The good news is many dams have websites that will tell you when the release is anticipated or scheduled for each day. As a precaution, consider wearing inflatable suspenders or a floatation vest or coat when fishing in these tailwaters. Should you notice the water seems to be rising or flowing stronger, move to the banks and get out. Don’t hesitate.

The great news is that many of America’s most popular flies readily work in tailwaters. These can range from No. 20 midges up to the huge coned-head streamers, such as the muddler minnow. Bead head Prince nypmhs and red or pink San Juan worms also work well when washed through tailwaters.

For anglers who are watching their dollars, note that standard fly rods and lines work well in most tailwaters. In wide tailwaters, those longer and popular rods often seen only on open rivers of the West can also be used. In those below the dam discharge areas where the water is channeled, expect to cast more and mend more to keep the presented fly moving naturally.

A fly angler enjoys tailwater fishing on Lake Tannycomo near Branson, Missouri.

Don’t have a clue of what the fish are biting where you plan to cast? It’s always a great idea to visit the local fly shop(s) and read whiteboard notes on flows and flies used; talk to the staff behind the counter about local fishing conditions; and look closely at the brag boards. Always look in the mouth of a huge trout any angler is hoisting in a photo—where you could see the fly that angler used. Websites can also reveal the preferred equipment, flies and other fishing clues from local anglers that could help you catch the trout of a lifetime.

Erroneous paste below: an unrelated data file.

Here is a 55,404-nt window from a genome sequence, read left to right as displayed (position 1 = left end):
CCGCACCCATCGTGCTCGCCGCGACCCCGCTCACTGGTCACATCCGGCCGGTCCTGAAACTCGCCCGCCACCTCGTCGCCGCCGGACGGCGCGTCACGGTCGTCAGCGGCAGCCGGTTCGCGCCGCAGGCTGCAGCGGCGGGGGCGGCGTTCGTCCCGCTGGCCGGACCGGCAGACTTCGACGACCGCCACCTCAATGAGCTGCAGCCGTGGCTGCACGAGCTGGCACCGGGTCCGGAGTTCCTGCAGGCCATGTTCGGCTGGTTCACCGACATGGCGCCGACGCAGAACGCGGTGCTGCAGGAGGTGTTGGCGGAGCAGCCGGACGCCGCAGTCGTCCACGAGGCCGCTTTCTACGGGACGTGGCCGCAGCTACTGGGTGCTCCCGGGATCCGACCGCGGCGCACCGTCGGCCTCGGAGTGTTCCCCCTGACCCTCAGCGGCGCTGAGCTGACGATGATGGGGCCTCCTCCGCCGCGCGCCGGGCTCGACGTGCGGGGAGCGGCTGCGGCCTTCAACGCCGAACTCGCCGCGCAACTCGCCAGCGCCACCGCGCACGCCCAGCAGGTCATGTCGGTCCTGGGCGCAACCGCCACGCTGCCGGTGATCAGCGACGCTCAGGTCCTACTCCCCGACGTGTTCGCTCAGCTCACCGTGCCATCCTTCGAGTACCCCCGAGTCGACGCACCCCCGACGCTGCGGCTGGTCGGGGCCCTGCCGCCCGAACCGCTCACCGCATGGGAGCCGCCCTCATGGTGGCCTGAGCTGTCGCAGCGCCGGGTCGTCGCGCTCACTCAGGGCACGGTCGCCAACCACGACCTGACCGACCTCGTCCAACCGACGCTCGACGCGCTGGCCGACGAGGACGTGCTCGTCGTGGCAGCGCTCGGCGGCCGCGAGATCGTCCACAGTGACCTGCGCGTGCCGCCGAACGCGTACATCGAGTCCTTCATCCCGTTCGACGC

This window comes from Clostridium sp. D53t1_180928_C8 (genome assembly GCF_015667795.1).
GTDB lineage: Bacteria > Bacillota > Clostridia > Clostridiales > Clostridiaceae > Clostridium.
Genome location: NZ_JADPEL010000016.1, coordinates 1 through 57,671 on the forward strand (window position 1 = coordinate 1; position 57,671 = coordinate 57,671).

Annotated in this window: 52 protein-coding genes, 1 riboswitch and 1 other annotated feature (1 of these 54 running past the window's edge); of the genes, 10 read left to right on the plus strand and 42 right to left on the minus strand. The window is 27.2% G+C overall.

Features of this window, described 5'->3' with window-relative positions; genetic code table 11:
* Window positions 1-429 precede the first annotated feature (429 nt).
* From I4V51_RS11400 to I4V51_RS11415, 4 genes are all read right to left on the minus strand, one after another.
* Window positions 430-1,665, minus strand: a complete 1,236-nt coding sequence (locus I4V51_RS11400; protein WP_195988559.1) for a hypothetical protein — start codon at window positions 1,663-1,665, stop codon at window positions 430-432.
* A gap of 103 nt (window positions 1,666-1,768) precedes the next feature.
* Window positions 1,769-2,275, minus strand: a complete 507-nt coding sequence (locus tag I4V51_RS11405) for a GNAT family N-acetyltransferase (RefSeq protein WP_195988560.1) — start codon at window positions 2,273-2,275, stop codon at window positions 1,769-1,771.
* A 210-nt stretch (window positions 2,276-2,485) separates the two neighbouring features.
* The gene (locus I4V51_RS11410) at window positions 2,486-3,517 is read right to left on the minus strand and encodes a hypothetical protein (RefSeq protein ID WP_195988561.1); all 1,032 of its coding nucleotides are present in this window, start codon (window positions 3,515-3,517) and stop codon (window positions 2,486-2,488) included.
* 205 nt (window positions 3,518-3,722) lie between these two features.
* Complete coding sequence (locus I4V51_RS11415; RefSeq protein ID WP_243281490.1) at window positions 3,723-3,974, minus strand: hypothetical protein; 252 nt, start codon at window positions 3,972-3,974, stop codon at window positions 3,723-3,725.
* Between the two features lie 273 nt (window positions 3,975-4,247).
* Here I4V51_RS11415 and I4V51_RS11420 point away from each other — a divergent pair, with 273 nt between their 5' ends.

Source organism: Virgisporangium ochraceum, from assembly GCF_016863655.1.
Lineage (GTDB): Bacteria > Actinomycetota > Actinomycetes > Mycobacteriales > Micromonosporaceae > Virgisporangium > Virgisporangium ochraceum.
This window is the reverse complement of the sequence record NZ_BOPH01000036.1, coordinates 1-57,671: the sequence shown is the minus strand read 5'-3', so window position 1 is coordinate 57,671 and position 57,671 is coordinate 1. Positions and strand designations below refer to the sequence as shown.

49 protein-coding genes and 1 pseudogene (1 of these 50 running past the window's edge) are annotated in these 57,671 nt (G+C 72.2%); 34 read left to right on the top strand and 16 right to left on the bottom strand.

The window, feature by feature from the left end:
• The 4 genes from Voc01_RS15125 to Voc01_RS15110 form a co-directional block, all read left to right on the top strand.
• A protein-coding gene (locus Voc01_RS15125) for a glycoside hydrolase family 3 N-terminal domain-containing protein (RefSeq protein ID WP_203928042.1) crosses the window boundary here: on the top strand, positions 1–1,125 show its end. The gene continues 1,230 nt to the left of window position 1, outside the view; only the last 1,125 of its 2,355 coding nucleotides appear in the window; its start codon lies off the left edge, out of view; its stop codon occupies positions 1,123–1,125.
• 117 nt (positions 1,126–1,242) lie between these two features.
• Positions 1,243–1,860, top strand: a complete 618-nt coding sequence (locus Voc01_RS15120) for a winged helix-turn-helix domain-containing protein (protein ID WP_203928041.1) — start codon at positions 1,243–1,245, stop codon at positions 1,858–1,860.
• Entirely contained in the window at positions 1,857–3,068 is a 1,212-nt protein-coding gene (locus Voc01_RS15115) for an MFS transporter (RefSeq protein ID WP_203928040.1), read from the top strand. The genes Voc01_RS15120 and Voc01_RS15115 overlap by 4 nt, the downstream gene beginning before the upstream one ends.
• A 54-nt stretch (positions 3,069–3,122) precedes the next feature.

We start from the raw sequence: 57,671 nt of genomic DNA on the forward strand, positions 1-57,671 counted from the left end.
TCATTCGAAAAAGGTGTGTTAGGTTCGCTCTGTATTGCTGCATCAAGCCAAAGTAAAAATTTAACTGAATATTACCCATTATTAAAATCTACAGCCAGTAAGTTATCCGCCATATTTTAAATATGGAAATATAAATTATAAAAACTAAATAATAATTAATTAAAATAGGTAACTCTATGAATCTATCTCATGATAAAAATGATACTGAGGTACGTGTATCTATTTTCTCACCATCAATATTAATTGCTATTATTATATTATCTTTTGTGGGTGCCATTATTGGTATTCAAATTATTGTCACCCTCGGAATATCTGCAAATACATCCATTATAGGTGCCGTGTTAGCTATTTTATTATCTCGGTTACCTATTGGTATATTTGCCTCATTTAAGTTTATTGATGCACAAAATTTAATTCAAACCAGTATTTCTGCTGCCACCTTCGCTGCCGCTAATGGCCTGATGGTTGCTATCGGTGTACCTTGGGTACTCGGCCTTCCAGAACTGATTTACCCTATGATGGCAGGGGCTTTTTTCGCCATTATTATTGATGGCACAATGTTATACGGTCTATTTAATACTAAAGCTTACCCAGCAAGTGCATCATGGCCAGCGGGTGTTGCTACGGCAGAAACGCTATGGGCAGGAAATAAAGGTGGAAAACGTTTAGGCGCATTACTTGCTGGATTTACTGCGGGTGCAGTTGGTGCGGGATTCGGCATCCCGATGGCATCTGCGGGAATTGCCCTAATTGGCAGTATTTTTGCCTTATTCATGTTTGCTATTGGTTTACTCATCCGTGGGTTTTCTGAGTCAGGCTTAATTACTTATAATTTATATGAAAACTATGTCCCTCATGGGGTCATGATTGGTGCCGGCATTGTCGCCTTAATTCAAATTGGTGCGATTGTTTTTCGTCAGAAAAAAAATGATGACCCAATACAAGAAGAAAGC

Much like streams everywhere that harbor trout, be certain to keep an eye open for structure. This could be root wads, submerged rock ridges or ledges, or logs and other debris. Trout in tailwaters seem to stick close to structure. This could be because it’s easier to swim there in calmer guarded waters, or because the structure helps keep the fish in dark shadows and out of sight of overhead eagles and ospreys.

Discover what hungry tailwater trout are eating and you could catch the fish of a lifetime.

Anglers can often visit at low tide (generally the first or last hours of the day) to note any structure that could hold fish. Take a quick photo with a cell phone or digital camera to help remember where something promising is located.

Tailwaters across America offer some top sites to fly-fish for trout. When you wade in, remember to stay safe—and have fun.